In this session, students are introduced to computational creation with the Scratch programming environment by viewing a collection of sample projects and engaging in an exploratory, hands-on experience.
The students will:
- understand the concept of computational creation, in the context of Scratch
- be able to imagine possibilities for their own Scratch-based computational creation
- become familiar with resources that support their computational creation
- Introduce the concept of computational creation and the Scratch environment
- Show sample Scratch projects
- Review design processes
- Explore the Scratch interface
Session activities summary
||Planning: What is creative computing?
- Ask students:
- What are the different ways you interact with computers?
- How many of those ways involve you creating with computers?
- Explain that over the next several sessions they will be creating their own interactive computational media with Scratch.
- A basic demo of Scratch, either through a live demo or through the Scratch overview video.
- You build projects by snapping blocks together, just as you can build things in the physical world by snapping LEGO bricks together.
- There are more than 100 blocks in 8 different categories.
- As a small example, let’s make the cat do a dance.
- Start by dragging out the “move 10 steps” block from the “Motion” blocks palette to the scripting area. Every time you click on the block the cat moves a distance of 10. You can change the number to make the cat move a greater or smaller distance.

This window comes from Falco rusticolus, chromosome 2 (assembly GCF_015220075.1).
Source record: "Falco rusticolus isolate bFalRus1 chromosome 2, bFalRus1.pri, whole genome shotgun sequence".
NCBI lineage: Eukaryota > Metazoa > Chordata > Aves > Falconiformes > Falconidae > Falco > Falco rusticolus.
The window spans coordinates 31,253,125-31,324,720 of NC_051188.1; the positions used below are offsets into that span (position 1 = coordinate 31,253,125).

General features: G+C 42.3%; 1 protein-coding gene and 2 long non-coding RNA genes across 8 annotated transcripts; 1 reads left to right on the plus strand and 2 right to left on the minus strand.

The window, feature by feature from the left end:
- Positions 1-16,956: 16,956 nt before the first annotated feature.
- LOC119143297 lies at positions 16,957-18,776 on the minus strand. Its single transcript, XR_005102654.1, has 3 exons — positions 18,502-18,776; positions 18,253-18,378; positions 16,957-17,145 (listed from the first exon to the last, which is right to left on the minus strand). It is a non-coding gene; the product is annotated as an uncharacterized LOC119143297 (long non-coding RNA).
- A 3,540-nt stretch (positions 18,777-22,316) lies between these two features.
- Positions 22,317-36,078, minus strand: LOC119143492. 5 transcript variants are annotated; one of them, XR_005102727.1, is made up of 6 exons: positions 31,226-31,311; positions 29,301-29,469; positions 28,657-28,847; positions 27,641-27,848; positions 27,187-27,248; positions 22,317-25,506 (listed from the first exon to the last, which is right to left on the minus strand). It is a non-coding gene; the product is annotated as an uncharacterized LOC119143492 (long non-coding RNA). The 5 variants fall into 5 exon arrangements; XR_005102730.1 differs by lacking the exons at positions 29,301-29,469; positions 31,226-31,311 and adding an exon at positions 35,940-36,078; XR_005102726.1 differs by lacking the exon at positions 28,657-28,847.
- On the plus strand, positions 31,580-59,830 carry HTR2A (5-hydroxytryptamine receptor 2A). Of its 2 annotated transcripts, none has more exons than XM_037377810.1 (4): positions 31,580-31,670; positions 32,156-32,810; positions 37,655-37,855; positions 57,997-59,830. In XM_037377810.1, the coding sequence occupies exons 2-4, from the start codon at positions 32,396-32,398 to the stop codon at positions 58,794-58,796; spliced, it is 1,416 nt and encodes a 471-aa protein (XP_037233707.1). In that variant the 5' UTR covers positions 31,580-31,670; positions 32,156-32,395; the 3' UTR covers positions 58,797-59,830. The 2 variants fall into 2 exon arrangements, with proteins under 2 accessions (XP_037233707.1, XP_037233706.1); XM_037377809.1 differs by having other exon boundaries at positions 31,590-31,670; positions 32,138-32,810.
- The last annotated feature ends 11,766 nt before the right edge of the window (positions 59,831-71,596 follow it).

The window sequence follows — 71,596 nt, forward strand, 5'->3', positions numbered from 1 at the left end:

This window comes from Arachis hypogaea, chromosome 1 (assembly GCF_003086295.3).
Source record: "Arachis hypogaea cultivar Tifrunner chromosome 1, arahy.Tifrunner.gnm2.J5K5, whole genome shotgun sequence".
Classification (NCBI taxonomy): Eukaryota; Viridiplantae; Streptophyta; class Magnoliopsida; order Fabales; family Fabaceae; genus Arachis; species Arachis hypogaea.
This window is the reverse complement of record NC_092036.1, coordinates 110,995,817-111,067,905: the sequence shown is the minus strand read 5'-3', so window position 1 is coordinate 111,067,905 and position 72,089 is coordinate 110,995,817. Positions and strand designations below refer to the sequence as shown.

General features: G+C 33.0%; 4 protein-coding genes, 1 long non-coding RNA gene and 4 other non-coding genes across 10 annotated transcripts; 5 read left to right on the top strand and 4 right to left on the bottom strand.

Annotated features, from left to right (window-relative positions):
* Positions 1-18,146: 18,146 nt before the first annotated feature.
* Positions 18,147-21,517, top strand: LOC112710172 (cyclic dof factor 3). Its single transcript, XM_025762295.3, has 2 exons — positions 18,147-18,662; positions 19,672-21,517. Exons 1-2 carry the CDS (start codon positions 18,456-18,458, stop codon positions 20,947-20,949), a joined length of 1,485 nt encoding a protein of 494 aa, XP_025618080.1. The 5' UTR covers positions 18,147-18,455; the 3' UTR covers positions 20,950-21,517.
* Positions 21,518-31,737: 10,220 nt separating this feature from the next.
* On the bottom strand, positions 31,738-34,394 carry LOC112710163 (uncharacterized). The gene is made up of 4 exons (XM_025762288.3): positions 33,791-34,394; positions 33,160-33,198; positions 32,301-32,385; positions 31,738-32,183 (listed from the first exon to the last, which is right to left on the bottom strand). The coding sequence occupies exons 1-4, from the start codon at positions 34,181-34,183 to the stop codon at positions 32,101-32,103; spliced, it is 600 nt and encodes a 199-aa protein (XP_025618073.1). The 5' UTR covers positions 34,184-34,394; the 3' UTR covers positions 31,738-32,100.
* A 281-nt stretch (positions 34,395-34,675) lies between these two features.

- From the “Sound” palette, drag out the “play drum” block. Click on the block to hear its drum sound. Drag and snap the “play drum” block below the “move“ block. When you click on this stack of two blocks, the cat will move and then play the drum sound.
- Copy this stack of blocks (either using the Duplicate toolbar item or by right-clicking the stack and selecting “duplicate”) and snap the copy to the already-placed blocks. Change the second “move” block to -10 steps, so the cat moves backward. Every time the stack of four blocks is clicked, the cat does a little dance forward and back.
- Go to the “Control” blocks palette and grab the “repeat” block. Wrap the “repeat” block around the other blocks in the scripting area. Now when you click on the stack, the cat dances forward and back 10 times.
- Finally, drag the “when Sprite clicked” block and snap it to the top of the stack. Click on the cat (instead of the blocks stack) to make the cat dance.
- Show the range of projects they will be able to create, by sharing some sample projects that students will find engaging and inspiring. The Scratch website (http://scratch.mit.edu) has many interesting examples.
||Planning: Defining the processes of computational design
- Introduce students to the other tools that they will have access to during their design activities:
- Design notebook, for recording their ideas and plans, as well as for responding to the per-session design notebook question
- Resource library, for accessing other forms of support, such as Scratch cards, or reminders of strategies for getting unstuck
- Scratch website, for storing their projects and finding inspiration and help
||Exploring: Something surprising
- Give students 10 minutes to explore the Scratch interface in an open-ended way. One prompt is: “You have 10 minutes to make something surprising happen to a sprite.” Students are encouraged to work together, ask each other for help, and share what they are figuring out during the 10 minutes.
||Reflecting: Our discoveries
- Ask for 3 or 4 volunteers to share with the entire group one thing that they discovered.
- Optionally, after the volunteers have shared, offer several challenges to the students:
- Did anyone figure out how to add sound?
- Did anyone figure out how to change the background?
- Did anyone figure out how to access the help screens for particular blocks?